6. Great article! Congrats! It was about time that media and shobiz execs ackknowledged the fact that this country has one of the most diverse population in the world -in terms of ethnicities- and decided to give Mindy a prime time opportunity. Love the show! :) XOXO

    http://cafesocietyxxi.blogspot.com/

  7. YES. Also, it’s not like the whole looking for a man thing can’t be a story line. Love and sex and all that is a pretty intense driving force. I’d love to see more LGBT storylines along those lines on network TV, but just having a brown lady is apparently a big deal, but we all know how TV goes.

  8. THIS. this. this. THIS. all of this.

  9. I have to say I never put a moment of thought into someone’s race. Whether it be on TV, in a movie or in real life. I think when we think about race, we go backwards. Thoughts?

    • I agree with you! But unfortunately, stereotypes have always played a significan role in media and showbiz. I think that society has move much faster and wiser and it’s great that TV is catching up. That’s my humble thought! :) xoxo

      http://cafesocietyxxi.blogspot.com/

    • Ugh. God. Okay, I’m in my race space again. You, as a white woman (I’m assuming that you’re a white woman, correct me if I’m wrong), have the privilege of not thinking about someone’s race. I do not. I am very aware of my race all the time. By saying you don’t see my race you are saying that you don’t want to see me as I am and the way that I want to be seen. I get it, race conversations are uncomfortable. But not talking about them doesn’t make them go away. It wasn’t silence that contributed to any civil rights movement, and it’s not silence that’s going to get more PoC women on television and in film.

    • I hear this a lot, and my question is: When has not talking about something ever made it go away?

  10. I love this post SO HARD. So hard. I had this discussion the other day because of all of the heat the much-anticipated Tarantino movie “Django Unchained” is already taking.

    I cannot recall a movie where a black woman has ever been a damsel in distress–some woman worthy of being saved. I’m not saying that’s admirable, I’m just saying that from an early age, I knew no one was coming to save me. I had to be strong, and when I wasn’t strong enough, no one was coming to pick up the pieces. So sorry to drag down the mood, but I think our point is the same. So what if the personality being portrayed isn’t the best way to “positively represent a culture.” We deserve those vapid moments. Those shallow feelings. To relate to a real person and not some stereotype whether it’s the “Indian geek spelling bee kid” or the “So strong that she’s overbearingly strong black woman.” We are all multi-faceted, and I’m glad Mindy exists to broaden everyone’s horizons (she’s also a total fox and hilarious–so that doesn’t hurt).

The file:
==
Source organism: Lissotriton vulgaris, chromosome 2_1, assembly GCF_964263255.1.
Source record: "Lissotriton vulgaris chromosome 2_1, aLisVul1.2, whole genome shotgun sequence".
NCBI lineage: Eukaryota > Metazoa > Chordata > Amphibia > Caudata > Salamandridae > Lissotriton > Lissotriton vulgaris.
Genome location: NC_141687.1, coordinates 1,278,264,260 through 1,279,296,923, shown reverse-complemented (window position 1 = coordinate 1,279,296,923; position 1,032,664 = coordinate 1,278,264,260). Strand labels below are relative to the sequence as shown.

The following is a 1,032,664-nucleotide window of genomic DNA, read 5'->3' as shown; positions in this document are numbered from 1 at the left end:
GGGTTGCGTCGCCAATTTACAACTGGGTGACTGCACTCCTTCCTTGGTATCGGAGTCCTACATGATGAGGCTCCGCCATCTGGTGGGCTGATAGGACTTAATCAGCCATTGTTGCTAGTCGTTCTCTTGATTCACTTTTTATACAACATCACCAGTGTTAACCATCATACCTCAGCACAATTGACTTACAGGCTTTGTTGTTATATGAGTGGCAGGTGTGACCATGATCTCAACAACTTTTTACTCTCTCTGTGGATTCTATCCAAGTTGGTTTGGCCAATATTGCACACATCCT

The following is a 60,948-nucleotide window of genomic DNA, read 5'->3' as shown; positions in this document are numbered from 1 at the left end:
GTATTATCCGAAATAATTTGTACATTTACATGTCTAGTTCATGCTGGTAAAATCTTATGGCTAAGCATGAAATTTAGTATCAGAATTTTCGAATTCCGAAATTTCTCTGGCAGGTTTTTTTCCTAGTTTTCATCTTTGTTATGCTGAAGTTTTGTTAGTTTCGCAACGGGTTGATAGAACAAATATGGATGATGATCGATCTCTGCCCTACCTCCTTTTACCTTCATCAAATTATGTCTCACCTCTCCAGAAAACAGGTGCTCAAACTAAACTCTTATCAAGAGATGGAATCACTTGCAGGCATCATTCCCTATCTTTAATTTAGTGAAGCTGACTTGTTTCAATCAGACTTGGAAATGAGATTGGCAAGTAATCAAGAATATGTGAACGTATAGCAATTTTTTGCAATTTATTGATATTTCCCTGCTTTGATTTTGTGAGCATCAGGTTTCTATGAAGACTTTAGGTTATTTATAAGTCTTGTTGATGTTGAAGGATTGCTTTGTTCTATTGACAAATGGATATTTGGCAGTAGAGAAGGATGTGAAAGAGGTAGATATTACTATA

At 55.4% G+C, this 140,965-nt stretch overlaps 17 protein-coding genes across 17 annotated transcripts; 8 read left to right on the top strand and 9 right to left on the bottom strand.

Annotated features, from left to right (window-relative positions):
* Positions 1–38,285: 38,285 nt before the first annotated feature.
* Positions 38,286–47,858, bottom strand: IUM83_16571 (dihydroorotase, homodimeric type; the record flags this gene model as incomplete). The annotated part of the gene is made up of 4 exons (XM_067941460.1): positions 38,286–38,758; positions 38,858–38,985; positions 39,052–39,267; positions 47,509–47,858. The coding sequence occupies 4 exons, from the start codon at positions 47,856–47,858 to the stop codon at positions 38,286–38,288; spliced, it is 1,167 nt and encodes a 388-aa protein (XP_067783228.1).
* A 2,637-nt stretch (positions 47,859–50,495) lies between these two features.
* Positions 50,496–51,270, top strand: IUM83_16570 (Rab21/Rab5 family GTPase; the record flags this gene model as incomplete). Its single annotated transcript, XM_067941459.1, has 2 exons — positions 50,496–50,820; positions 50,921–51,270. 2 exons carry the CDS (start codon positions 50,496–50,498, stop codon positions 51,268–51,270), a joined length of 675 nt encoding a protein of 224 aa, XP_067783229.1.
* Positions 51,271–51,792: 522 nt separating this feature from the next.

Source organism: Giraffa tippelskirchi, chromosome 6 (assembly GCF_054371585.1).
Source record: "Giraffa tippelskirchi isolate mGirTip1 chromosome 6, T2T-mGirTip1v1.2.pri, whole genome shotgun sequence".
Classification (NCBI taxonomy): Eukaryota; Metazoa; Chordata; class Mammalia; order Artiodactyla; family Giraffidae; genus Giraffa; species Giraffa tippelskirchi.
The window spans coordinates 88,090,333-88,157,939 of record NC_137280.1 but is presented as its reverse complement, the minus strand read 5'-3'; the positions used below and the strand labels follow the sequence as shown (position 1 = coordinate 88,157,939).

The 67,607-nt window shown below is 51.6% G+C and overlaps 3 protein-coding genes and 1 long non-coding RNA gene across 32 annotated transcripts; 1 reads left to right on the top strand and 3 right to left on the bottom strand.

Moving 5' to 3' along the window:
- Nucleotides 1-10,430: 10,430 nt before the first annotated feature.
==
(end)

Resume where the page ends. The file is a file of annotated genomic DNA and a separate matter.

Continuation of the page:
• This is not dragging the mood down at all! The idea that black and Latina women are not women who are vulnerable or need saving is rooted in stereotypes of the strong/loud/aggressive black or brown women. And it is SO frustrating. (I’m still mad about the whole Drive/Carey Mulligan thing.) It’s not that we necessarily want to always play this role, we just want the option! We want the same privileges that white women have to not constantly play stereotypes of our race.

  11. Ramou, you get me! As a communication major, so many of my professors use current examples of our media to explain certain rhetorical strategies or non-verbal cues; but so many examples I see in the class (and out of the class, as you have mentioned above) are heavily filled with white or black women. There is never a representation of brown which causes me to feel like I’m the “other”, when I don’t necessarily want to be. It’s the internal struggle between wanting to make a difference based on your race (and biological sex) and not wanting it to get noticed because of your race. I am so passionate about the success of the Mindy Project, and I am so glad you are too!